New program strives to keep mentally ill teens out of institutional pipeline

  • Article by: JEREMY OLSON , Star Tribune
  • Updated: March 3, 2014 - 9:01 AM

Goal of early intervention and peer counseling is to avoid institutional care.

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Albert Garcia still hears voices and knows what it’s like to grapple with a crippling psychosis. But he believes he will be able to better relate to the mentally troubled teens he will be counseling.

Photo: Bruce Bisping • bbisping@startribune.com,

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Albert Garcia’s first psychotic break was bizarre — he awoke from a night of drinking and meth use 10 years ago to hear angry voices coming from people on the other side of a living room mirror — but it gives him credibility as he counsels others with severe mental illness.

“I can see it. I can feel it,” said Garcia, 57. “I can actually feel the kind of fear they are going through.”

Garcia is the most unorthodox member of a project created to help Twin Cities teens struggling with severe mental illness. The idea is to bring a team of professionals such as psychiatric nurses and drug counselors to teens’ doorsteps, but also to connect them with “peer support” specialists such as Garcia who can relate to their struggles.

At a time when most counties in Minnesota suffer chronic shortages of mental health services and long waiting lists at residential psychiatric facilities, the goal of Assertive Community Treatment, or ACT, is to intervene early and keep teens from needing institutional care.

“This is really to see if we can catch those young people before they are inundated with the system, before they are in state mental health hospitals or … incarcerated,” said Diane Ferreira, ACT program manager for People Incorporated, which is running one of four Minnesota teams formed to help young patients.

The ACT team approach has been used nationally to keep mentally ill adults from needing institutional care, or to expedite their moves out of institutions by giving them support back home. The latest Minnesota data show adults spending 60 percent less time in institutions the year after they receive ACT support compared with the year before.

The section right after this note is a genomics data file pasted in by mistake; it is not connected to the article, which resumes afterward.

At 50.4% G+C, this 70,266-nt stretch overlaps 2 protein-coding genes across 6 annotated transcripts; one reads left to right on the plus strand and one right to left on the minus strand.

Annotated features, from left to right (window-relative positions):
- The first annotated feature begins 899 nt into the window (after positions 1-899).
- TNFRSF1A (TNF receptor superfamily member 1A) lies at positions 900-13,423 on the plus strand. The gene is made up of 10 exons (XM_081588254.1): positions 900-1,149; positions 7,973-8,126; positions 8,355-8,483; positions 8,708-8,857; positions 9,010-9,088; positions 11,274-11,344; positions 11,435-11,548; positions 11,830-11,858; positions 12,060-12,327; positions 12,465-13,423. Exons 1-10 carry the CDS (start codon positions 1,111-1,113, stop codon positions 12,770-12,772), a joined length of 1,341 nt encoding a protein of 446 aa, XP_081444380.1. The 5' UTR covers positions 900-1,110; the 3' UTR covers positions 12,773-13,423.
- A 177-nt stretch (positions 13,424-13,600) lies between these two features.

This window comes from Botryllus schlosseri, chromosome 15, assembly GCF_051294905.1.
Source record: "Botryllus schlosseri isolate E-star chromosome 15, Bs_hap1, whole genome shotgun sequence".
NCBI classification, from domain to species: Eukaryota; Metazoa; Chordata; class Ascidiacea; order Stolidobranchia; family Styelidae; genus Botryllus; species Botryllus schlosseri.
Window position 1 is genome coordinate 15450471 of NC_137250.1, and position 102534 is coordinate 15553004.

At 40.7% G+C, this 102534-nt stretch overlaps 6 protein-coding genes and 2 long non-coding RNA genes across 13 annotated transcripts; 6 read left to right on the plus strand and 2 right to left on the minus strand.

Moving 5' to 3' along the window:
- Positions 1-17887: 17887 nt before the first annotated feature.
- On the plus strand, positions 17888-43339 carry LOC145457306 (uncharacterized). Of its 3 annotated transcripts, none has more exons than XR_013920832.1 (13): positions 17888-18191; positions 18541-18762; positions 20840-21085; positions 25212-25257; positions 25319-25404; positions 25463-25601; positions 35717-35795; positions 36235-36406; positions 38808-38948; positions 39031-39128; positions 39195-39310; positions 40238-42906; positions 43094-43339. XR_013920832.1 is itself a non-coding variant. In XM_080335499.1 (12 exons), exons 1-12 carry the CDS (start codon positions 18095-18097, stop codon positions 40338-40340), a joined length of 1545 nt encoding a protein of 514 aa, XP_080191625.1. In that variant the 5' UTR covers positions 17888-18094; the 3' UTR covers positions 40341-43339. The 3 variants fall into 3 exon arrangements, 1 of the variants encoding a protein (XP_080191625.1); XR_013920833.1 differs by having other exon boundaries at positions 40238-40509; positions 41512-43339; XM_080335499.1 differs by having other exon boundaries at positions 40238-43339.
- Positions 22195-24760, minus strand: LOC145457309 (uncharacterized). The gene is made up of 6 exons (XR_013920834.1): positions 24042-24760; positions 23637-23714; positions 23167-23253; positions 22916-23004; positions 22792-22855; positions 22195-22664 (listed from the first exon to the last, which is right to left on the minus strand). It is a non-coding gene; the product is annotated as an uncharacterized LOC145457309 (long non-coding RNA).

“It isn’t passive — someone saying ‘I think I’ll go see my social worker today.’ It’s the social worker going out to see them,” said Sue Abderholden, executive director of the Minnesota chapter of the National Alliance on Mental Illness. “In a sense, it’s a one-stop shop — but the shop is coming out to you.”

But applying the approach to struggling teens is new in Minnesota and has been tried in only a handful of states.

People Incorporated got state approval to form a youth ACT team after lawmakers voted in 2011 to allow public programs such as Medical Assistance to pay for it. A similar team for youth in Ramsey and Dakota counties has been formed by Guild Inc., and two other agencies have created teams in northeast and southeast Minnesota. Youths served by ACT are supposed to receive at least three weekly visits from treatment team members — with half being outside any office or clinic — and 24-hour access to crisis services.

Coping skills

Garcia was raised by an abusive father, who made him work as young as age 7 in the back of his open-top garbage truck, until he left home at 17.